Hillsdale, New York
Local culture
10 November 2019 09:20AM
John Isaacs

I love, more than any other classical instrument, the cello, and think I can safely say I know a good cellist when I see one.

The British composer Benjamin Britten was a champion of the cello. In the 1960s, he wrote a series of cello sonatas and suites with piano, in particular for his friend and collaborator Mstislav Rostropovich. I never witnessed Rostropovich playing live, but having delighted in his countless recordings, I have no doubt that he ranks among the Twentieth Century’s greatest cellists.

I did, however, have the extraordinary experience, when I was a mere thirteen years old, of being there when just as masterful and acclaimed a cellist, János Starker, performed Bach’s six cello suites in the nave of Llandaff Cathedral in Cardiff, Wales. “Being there”, however, does not adequately describe the surreal experience of being in the front row of a small audience in such a vast space and directly under Jacob Epstein’s awe-inspiring sculpture “Christ in Majesty”. I have to say, it was one of the seminal experiences of my childhood.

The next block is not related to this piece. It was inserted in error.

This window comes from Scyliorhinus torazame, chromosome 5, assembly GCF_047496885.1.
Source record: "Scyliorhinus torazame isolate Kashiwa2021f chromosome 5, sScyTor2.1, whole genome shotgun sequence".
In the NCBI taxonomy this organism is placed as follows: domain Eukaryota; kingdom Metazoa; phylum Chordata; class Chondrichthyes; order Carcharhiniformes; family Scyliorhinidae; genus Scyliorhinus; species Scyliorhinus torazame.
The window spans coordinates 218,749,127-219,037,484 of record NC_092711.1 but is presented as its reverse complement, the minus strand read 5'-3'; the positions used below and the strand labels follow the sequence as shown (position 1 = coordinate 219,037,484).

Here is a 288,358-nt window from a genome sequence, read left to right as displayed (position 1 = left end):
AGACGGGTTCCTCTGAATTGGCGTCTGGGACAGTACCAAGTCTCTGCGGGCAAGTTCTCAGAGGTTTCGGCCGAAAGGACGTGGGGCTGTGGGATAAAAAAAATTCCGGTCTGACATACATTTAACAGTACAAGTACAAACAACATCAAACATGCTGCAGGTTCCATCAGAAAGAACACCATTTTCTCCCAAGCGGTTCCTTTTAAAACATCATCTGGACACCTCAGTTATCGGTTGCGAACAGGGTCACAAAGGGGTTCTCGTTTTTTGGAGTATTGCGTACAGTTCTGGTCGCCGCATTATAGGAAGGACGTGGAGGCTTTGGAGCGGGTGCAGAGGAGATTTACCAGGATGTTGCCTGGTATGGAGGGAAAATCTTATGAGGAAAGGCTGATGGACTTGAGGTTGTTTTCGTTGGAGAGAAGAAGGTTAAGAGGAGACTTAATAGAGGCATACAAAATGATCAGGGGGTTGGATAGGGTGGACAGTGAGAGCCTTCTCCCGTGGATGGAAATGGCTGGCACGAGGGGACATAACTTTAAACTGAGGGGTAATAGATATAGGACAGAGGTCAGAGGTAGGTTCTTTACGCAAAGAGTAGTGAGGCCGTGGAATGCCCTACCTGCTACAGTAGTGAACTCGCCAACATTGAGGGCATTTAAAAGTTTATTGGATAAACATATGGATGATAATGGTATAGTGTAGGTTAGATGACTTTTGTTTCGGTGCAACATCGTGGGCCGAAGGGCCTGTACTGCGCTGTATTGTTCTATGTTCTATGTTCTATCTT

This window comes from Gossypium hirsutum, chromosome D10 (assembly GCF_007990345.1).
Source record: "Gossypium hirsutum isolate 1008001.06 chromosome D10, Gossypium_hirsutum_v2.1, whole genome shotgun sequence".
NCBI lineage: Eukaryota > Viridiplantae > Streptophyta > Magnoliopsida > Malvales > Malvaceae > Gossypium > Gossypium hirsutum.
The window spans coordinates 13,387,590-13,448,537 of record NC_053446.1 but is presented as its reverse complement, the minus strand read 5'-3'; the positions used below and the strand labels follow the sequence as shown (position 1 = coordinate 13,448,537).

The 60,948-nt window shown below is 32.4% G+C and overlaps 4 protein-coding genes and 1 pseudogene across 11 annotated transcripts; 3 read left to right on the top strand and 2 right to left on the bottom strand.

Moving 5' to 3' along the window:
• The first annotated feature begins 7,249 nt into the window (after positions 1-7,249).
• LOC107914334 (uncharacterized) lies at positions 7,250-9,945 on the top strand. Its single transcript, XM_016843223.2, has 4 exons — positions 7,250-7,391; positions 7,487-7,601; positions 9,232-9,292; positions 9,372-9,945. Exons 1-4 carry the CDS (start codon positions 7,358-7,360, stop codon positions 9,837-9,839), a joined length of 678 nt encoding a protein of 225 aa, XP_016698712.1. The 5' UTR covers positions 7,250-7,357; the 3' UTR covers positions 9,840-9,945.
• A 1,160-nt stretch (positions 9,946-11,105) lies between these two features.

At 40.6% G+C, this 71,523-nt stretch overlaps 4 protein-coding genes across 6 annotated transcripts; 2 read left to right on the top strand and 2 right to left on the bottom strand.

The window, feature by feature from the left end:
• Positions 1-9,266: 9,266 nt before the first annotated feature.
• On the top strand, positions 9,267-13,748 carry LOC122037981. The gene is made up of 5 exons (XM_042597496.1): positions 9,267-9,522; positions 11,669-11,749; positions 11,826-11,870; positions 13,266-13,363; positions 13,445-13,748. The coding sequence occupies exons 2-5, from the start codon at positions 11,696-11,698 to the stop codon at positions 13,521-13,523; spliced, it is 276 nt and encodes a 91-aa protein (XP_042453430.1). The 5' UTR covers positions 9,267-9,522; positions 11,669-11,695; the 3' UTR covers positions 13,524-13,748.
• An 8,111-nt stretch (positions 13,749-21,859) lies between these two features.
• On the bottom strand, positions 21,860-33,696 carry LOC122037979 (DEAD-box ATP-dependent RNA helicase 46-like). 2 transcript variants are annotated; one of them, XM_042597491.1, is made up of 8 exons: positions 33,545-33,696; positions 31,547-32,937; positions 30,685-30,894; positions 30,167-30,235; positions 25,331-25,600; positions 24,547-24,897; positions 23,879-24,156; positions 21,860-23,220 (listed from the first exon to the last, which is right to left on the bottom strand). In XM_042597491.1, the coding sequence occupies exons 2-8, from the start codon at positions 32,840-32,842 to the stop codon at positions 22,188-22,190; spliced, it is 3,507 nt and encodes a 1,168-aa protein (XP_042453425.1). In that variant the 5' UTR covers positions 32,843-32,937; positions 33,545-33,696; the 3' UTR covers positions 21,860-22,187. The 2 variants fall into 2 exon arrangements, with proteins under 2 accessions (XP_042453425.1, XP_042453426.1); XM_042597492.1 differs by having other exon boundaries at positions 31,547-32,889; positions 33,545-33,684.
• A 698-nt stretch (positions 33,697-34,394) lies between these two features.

It was thus with sheer delight that when my partner and I arrived (late) at Ralph and Debbie Gardner’s lovely, sprawling house in Omi last weekend for an intimate chamber concert, we were hurriedly seated in the (almost) front row, where we were enchanted for an hour or more by Clare Monfredo (cello) and Ari Livne (piano) playing suites, first by Beethoven, then by Brahms, and finally one of Britten’s crazy masterpieces. All with extraordinary precision and flair.

The occasion was a celebration of the Gardners’ inheritance and restoration of Ralph’s late mother’s antique Steinway grand, and its qualities were on full display in the hands of Mr. Livne. But Ms. Monfredo’s cello was of course the star, and her luxurious, expressive playing did perfect justice to both the instrument and the pieces themselves.

We stayed for conversation with friends from around the county, wine and delectables, and so departed physically and spiritually refreshed after a sublime afternoon.

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